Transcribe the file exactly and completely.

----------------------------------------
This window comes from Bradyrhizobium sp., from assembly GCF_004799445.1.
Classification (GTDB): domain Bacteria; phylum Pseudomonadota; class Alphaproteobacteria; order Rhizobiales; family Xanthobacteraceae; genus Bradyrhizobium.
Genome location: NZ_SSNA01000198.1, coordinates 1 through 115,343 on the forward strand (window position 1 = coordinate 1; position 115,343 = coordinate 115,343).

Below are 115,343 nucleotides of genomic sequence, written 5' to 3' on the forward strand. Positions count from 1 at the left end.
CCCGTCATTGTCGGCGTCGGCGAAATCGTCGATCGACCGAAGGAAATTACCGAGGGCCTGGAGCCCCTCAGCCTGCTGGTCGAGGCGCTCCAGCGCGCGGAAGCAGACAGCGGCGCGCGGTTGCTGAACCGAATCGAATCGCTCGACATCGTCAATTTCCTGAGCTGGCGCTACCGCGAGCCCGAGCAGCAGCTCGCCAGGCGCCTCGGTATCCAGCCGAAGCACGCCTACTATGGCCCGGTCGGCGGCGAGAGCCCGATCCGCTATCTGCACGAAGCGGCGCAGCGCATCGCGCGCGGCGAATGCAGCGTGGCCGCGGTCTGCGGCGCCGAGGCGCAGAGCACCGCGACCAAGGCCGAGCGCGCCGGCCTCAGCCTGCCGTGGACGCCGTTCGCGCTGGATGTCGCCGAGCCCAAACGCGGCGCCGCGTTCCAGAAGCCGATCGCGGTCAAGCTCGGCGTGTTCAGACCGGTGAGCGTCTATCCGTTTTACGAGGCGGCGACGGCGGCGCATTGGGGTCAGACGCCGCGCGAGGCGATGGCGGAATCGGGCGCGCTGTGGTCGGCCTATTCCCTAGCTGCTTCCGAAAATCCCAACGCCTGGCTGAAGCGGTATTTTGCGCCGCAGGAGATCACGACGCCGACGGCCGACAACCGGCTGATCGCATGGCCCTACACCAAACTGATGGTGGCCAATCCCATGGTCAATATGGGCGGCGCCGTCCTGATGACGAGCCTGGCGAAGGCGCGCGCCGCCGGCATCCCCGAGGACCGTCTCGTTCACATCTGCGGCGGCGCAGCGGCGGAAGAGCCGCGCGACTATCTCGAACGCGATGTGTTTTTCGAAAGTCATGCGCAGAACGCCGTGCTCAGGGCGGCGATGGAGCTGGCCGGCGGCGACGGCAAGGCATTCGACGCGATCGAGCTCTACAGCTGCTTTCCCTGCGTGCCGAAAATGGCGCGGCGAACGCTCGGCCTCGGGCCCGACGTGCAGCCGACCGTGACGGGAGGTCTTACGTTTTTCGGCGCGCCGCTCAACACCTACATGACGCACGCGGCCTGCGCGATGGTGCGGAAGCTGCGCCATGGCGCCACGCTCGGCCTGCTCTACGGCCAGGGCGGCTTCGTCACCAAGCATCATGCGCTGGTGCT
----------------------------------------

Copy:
This window comes from Bradyrhizobium sp., from assembly GCF_004799445.1.
Classification (GTDB): domain Bacteria; phylum Pseudomonadota; class Alphaproteobacteria; order Rhizobiales; family Xanthobacteraceae; genus Bradyrhizobium.
Genome location: NZ_SSNA01000198.1, coordinates 1 through 115,343 on the forward strand (window position 1 = coordinate 1; position 115,343 = coordinate 115,343).

Below are 115,343 nucleotides of genomic sequence, written 5' to 3' on the forward strand. Positions count from 1 at the left end.
CCCGTCATTGTCGGCGTCGGCGAAATCGTCGATCGACCGAAGGAAATTACCGAGGGCCTGGAGCCCCTCAGCCTGCTGGTCGAGGCGCTCCAGCGCGCGGAAGCAGACAGCGGCGCGCGGTTGCTGAACCGAATCGAATCGCTCGACATCGTCAATTTCCTGAGCTGGCGCTACCGCGAGCCCGAGCAGCAGCTCGCCAGGCGCCTCGGTATCCAGCCGAAGCACGCCTACTATGGCCCGGTCGGCGGCGAGAGCCCGATCCGCTATCTGCACGAAGCGGCGCAGCGCATCGCGCGCGGCGAATGCAGCGTGGCCGCGGTCTGCGGCGCCGAGGCGCAGAGCACCGCGACCAAGGCCGAGCGCGCCGGCCTCAGCCTGCCGTGGACGCCGTTCGCGCTGGATGTCGCCGAGCCCAAACGCGGCGCCGCGTTCCAGAAGCCGATCGCGGTCAAGCTCGGCGTGTTCAGACCGGTGAGCGTCTATCCGTTTTACGAGGCGGCGACGGCGGCGCATTGGGGTCAGACGCCGCGCGAGGCGATGGCGGAATCGGGCGCGCTGTGGTCGGCCTATTCCCTAGCTGCTTCCGAAAATCCCAACGCCTGGCTGAAGCGGTATTTTGCGCCGCAGGAGATCACGACGCCGACGGCCGACAACCGGCTGATCGCATGGCCCTACACCAAACTGATGGTGGCCAATCCCATGGTCAATATGGGCGGCGCCGTCCTGATGACGAGCCTGGCGAAGGCGCGCGCCGCCGGCATCCCCGAGGACCGTCTCGTTCACATCTGCGGCGGCGCAGCGGCGGAAGAGCCGCGCGACTATCTCGAACGCGATGTGTTTTTCGAAAGTCATGCGCAGAACGCCGTGCTCAGGGCGGCGATGGAGCTGGCCGGCGGCGACGGCAAGGCATTCGACGCGATCGAGCTCTACAGCTGCTTTCCCTGCGTGCCGAAAATGGCGCGGCGAACGCTCGGCCTCGGGCCCGACGTGCAGCCGACCGTGACGGGAGGTCTTACGTTTTTCGGCGCGCCGCTCAACACCTACATGACGCACGCGGCCTGCGCGATGGTGCGGAAGCTGCGCCATGGCGCCACGCTCGGCCTGCTCTACGGCCAGGGCGGCTTCGTCACCAAGCATCATGCGCTGGTGCT